WHY SUMMERTIME TRIGGERS POOR BODY IMAGE
Summer can be a trigger for individuals struggling with body image for many reasons. As warmer weather sets in, we’re encouraged to show more skin which may cause us to focus on our bodies’ insecurities. Additionally, structured routines can become more relaxed during the summer, which may interrupt once-habitual healthy behaviors. The media is perhaps one of the most impactful elements that contributes to degraded body image. On television, social media feeds, and magazine pages, we are bombarded with airbrushed models in swimsuits, dieting advice, and workout plans. For individuals struggling with anxiety, depression, eating disorders, or negative body image, these seasonal changes can be especially damaging to their mental and emotional states.
FIVE WAYS TO BOOST YOUR BODY IMAGE
Embracing a positive body image means accepting yourself, despite what shape your body is. Here are some practices to help you recognize the positive aspects of your body.
1. Embrace the art of gratitude.
Our bodies are amazing, complex, and fascinating. From swimming and soaking up the sun to tasting the sweetness of summer watermelon and laughing with loved ones — our bodies allow us to experience life’s goodness. Focus on being grateful for what your body can do. By recognizing that your body allows you to participate in activities that you love, you can become truly grateful for your body.
2. Dress in a way that fits your unique shape and personality.
Our bodies are not meant to fit into our clothes. Instead, our clothes are meant to fit our bodies. When you choose clothes to fit your body, you celebrate your shape and embrace the notion that your body is wonderful — which it truly is.
3. Smash your scale.
Stop measuring your worth by the numbers on your scale. Many of us have been led to believe that we need to fit into a certain percentile to ensure our bodies are healthy. To change this mindset, throw away your scale — or better yet smash it. Then, celebrate a life where you accept your body as it is.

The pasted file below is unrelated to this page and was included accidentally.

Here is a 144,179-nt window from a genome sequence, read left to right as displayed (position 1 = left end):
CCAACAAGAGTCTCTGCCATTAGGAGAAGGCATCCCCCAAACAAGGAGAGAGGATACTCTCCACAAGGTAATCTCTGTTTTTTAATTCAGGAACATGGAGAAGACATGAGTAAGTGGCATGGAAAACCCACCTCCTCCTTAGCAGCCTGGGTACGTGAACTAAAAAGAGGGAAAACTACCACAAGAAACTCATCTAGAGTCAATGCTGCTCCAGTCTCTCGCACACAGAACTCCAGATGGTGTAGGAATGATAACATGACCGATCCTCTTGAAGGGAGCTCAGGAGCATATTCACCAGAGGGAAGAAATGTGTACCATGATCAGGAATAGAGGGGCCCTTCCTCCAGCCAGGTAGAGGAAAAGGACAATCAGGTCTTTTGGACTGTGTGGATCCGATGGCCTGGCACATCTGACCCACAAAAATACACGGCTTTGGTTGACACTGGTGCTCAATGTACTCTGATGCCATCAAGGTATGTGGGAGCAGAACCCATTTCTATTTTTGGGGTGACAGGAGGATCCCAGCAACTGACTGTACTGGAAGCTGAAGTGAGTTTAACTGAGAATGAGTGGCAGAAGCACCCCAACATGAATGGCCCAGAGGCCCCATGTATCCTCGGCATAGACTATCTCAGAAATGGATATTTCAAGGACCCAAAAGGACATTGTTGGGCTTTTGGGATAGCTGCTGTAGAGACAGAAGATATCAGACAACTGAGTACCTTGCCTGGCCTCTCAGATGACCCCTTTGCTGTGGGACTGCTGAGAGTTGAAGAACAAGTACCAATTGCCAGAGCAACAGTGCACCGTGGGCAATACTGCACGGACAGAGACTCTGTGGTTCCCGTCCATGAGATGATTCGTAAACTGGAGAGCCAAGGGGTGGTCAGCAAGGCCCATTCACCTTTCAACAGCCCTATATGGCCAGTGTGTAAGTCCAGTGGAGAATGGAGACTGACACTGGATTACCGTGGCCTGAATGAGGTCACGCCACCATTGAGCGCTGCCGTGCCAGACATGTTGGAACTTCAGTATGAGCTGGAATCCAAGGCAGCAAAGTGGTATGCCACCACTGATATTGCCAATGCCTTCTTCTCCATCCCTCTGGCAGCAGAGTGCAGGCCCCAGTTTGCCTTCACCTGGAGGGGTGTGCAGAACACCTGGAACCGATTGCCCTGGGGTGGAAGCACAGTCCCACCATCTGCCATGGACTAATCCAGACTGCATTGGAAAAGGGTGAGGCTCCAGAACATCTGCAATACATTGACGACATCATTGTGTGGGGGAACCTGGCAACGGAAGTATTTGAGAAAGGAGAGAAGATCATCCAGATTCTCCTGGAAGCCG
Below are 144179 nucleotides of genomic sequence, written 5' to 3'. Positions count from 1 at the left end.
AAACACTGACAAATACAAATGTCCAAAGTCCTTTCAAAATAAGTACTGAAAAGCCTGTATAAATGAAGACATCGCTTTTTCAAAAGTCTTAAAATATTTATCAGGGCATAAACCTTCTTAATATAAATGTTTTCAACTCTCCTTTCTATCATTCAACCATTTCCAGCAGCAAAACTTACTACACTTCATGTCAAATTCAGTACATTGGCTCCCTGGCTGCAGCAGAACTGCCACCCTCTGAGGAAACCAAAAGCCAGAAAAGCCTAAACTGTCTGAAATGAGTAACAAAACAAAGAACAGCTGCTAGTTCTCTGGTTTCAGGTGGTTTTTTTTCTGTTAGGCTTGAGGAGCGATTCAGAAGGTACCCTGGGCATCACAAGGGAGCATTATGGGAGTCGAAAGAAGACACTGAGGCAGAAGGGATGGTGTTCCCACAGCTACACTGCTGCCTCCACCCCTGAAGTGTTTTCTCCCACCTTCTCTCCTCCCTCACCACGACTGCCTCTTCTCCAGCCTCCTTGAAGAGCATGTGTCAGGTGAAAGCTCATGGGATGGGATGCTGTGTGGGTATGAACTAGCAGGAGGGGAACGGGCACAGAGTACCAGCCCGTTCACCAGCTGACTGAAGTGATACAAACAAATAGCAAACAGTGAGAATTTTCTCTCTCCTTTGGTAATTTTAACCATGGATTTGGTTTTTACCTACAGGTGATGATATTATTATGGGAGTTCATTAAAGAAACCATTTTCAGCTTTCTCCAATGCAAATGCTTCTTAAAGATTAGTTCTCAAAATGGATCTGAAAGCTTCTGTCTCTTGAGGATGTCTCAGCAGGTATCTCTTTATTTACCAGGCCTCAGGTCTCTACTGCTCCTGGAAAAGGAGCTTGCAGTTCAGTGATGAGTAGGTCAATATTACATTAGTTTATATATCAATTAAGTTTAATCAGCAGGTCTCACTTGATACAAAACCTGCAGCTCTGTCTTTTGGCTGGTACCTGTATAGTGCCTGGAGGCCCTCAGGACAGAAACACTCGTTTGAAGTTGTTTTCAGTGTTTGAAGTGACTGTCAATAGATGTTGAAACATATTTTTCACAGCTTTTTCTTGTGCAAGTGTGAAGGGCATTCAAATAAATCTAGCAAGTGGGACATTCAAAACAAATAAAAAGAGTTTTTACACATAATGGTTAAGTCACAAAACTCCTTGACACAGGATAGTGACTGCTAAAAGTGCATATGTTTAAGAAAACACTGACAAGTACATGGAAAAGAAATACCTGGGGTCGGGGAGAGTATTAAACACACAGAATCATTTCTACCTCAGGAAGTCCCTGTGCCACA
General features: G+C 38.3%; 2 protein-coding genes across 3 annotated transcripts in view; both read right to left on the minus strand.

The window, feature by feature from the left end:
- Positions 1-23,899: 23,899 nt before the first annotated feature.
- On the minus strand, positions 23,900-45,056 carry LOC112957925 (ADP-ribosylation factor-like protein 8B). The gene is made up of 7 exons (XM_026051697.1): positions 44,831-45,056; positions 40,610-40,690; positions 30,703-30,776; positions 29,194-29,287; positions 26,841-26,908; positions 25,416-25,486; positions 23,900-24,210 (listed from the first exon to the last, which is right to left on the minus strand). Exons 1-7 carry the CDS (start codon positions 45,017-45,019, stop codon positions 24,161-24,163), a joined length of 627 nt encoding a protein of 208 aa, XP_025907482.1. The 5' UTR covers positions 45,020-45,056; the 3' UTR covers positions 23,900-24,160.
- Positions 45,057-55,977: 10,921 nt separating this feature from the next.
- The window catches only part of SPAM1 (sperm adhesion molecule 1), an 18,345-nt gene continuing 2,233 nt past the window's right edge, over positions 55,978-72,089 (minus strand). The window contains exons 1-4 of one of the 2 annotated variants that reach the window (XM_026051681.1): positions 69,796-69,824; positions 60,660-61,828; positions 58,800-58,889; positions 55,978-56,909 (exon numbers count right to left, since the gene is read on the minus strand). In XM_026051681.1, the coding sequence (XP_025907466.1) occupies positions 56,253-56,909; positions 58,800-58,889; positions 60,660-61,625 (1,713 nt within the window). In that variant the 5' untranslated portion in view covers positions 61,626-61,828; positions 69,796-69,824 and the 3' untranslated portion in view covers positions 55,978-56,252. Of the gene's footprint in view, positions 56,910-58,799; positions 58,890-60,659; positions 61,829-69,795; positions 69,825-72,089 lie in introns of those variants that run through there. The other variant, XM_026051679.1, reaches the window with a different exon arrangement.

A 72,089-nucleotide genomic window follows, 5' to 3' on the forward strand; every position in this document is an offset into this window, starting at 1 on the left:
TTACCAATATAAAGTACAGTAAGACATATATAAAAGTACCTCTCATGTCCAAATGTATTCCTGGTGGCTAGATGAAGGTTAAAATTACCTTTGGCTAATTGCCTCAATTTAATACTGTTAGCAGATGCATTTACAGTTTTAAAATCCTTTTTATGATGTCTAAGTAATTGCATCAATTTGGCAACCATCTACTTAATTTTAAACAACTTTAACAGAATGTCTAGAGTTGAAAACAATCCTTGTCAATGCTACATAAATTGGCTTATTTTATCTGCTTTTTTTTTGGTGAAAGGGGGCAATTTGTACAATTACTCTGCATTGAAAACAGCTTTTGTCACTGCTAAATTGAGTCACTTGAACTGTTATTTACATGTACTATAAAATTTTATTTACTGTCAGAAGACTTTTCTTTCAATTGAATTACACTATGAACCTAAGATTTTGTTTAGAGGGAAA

4. Surround yourself with positivity.
If you surround yourself with individuals who speak negatively about others, it may reinforce your own insecurities. Instead, deliberately spend time with people who reflect your own authenticity.
5. Practice positive self-talk.
Self-compassion is the ability to see yourself through the eyes of someone you love. Begin by practicing more body neutrality. Instead of hating your body, lean more into acceptance of it. From there, you can discover aspects of yourself that you truly love.
HEALTHY AND HAPPY MIND-BODY RELATIONSHIPS
Without the trappings of negative body image, you are free to become comfortable listening to your body’s hunger and fullness cues. In the long run, you’ll develop a more holistic way to measure your health and happiness. As always, if you’re ever in need of additional support, don’t hesitate to reach out to us at Thrive.
About the Author
Kerstin Trachok, CPC — Thrive Reno Clinical Director
Kerstin received her master’s degrees in clinical mental health counseling and school counseling from the University of Nevada, Reno. Kerstin has six years of experience in the counseling field working in different settings and a wide array of mental health issues. Kerstin has experience working in schools with children of all ages, clients with psychosis in a hospital setting, adults and teens in private practice, and working at an agency providing counseling to children and families. Kerstin is a fully licensed clinical professional counselor in the state of Nevada and received her certification in Complex Trauma Levels I and II. Kerstin has experience working with children, teens, adults and families with trauma, anxiety, grief, depression, ADHD, autism spectrum, suicidal ideation, and behavioral issues. Kerstin is passionate about fostering client’s growth and autonomy while providing a safe and secure space to process emotions. Kerstin uses creative interventions and other tools to allow clients to voice their internal experiences beyond traditional talk therapy. Kerstin’s theoretical approach is Acceptance and Commitment Therapy. She uses mindfulness tools and techniques to help clients be present moment oriented, and reduce stress so they may move towards psychological flexibility. Kerstin believes all individuals have the right to live a fulfilling and vital life.